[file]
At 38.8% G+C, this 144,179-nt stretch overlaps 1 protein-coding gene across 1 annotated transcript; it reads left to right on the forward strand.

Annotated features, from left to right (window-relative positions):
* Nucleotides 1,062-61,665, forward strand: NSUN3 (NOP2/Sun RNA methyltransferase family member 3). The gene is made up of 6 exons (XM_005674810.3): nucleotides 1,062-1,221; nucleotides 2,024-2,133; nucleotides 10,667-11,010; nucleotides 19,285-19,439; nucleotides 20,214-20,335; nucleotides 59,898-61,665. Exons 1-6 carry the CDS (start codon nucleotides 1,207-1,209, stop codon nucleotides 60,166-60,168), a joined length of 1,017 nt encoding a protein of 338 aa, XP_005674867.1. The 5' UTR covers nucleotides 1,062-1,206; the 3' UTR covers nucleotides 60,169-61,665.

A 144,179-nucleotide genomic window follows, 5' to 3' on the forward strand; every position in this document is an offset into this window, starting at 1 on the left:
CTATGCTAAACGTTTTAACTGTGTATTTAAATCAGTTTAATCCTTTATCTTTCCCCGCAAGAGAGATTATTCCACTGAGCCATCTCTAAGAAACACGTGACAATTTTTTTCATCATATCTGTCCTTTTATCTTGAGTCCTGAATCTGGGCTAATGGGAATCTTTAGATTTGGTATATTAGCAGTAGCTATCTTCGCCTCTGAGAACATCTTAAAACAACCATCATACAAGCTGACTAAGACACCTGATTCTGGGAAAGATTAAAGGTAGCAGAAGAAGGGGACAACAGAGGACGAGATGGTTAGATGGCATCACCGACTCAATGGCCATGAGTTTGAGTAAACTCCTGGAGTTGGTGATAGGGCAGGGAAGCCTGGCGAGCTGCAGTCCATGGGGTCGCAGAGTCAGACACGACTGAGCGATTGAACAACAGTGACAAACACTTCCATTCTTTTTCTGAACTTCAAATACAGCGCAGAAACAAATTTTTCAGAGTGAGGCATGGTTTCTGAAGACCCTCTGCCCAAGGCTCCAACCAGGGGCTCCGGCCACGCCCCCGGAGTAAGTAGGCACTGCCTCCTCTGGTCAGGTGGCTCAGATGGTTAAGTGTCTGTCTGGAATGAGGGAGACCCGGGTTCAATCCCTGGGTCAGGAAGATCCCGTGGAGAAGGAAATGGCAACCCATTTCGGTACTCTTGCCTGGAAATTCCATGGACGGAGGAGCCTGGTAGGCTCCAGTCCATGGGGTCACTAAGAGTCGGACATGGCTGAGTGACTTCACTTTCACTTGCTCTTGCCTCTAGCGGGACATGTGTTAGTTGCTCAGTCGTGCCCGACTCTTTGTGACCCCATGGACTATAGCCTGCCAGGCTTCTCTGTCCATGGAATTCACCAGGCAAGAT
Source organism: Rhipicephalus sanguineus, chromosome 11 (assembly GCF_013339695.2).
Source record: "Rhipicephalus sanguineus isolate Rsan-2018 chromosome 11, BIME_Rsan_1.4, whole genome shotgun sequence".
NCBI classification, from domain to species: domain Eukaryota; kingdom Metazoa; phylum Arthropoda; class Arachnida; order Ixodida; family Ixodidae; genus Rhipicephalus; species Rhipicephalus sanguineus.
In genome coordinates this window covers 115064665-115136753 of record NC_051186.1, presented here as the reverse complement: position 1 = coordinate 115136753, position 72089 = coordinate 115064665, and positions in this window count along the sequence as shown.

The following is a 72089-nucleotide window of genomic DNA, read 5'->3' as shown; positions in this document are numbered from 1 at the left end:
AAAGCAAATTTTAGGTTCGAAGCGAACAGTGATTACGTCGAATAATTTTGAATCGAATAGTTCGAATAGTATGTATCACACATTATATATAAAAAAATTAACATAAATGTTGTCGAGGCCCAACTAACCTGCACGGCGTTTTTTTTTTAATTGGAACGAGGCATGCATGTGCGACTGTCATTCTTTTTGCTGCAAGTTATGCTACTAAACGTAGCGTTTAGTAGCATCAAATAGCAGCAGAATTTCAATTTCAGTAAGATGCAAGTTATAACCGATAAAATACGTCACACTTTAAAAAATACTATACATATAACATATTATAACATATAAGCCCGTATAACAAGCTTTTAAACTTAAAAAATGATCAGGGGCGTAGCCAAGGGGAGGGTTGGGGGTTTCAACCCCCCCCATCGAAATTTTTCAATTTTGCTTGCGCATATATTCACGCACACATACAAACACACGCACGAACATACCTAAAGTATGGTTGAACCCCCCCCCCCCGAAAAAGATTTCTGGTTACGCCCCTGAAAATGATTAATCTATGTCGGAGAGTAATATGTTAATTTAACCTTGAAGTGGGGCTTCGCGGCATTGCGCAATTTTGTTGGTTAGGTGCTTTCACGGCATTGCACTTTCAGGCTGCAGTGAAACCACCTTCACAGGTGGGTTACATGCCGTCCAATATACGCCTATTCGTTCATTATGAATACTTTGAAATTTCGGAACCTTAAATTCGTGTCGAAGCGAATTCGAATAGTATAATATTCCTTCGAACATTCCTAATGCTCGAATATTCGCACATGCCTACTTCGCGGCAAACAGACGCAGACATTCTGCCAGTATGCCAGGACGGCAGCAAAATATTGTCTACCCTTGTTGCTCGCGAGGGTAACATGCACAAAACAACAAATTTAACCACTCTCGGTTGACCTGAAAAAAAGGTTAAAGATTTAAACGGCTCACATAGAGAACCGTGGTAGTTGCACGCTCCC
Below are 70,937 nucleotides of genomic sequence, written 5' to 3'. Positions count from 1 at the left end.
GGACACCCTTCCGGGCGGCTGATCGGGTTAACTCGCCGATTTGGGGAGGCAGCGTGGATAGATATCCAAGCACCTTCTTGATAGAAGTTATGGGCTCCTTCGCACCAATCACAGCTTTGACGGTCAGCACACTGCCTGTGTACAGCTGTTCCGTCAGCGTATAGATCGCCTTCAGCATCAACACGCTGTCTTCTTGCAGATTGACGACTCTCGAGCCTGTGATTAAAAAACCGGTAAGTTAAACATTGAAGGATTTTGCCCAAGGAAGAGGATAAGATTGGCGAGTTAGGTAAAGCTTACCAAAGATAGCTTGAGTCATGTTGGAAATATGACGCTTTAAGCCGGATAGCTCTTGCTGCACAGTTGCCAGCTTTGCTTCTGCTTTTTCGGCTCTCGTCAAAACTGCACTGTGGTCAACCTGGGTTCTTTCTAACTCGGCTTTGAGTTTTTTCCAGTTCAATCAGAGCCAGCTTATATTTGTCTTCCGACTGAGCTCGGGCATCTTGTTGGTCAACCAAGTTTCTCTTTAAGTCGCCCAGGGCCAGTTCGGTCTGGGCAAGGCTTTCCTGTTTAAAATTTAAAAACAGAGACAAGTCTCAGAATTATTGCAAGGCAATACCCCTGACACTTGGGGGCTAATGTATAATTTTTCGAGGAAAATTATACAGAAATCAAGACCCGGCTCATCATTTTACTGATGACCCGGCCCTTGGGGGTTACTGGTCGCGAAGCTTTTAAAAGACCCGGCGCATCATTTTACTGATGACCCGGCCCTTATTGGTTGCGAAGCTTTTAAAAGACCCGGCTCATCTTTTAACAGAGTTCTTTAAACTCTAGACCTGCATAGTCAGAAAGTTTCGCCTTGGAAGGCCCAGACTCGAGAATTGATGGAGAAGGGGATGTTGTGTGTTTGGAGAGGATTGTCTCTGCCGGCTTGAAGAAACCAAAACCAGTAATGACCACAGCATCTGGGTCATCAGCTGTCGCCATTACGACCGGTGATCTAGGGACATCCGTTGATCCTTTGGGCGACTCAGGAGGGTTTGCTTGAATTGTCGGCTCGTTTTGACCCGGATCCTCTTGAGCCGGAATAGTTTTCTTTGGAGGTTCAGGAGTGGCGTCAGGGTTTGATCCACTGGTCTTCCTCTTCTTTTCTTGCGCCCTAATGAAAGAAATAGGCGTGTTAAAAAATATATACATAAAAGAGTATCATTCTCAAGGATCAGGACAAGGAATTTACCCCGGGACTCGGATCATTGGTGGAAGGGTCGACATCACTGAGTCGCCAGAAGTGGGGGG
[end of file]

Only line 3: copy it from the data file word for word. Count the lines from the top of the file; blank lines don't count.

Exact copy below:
* Nucleotides 1,062-61,665, forward strand: NSUN3 (NOP2/Sun RNA methyltransferase family member 3). The gene is made up of 6 exons (XM_005674810.3): nucleotides 1,062-1,221; nucleotides 2,024-2,133; nucleotides 10,667-11,010; nucleotides 19,285-19,439; nucleotides 20,214-20,335; nucleotides 59,898-61,665. Exons 1-6 carry the CDS (start codon nucleotides 1,207-1,209, stop codon nucleotides 60,166-60,168), a joined length of 1,017 nt encoding a protein of 338 aa, XP_005674867.1. The 5' UTR covers nucleotides 1,062-1,206; the 3' UTR covers nucleotides 60,169-61,665.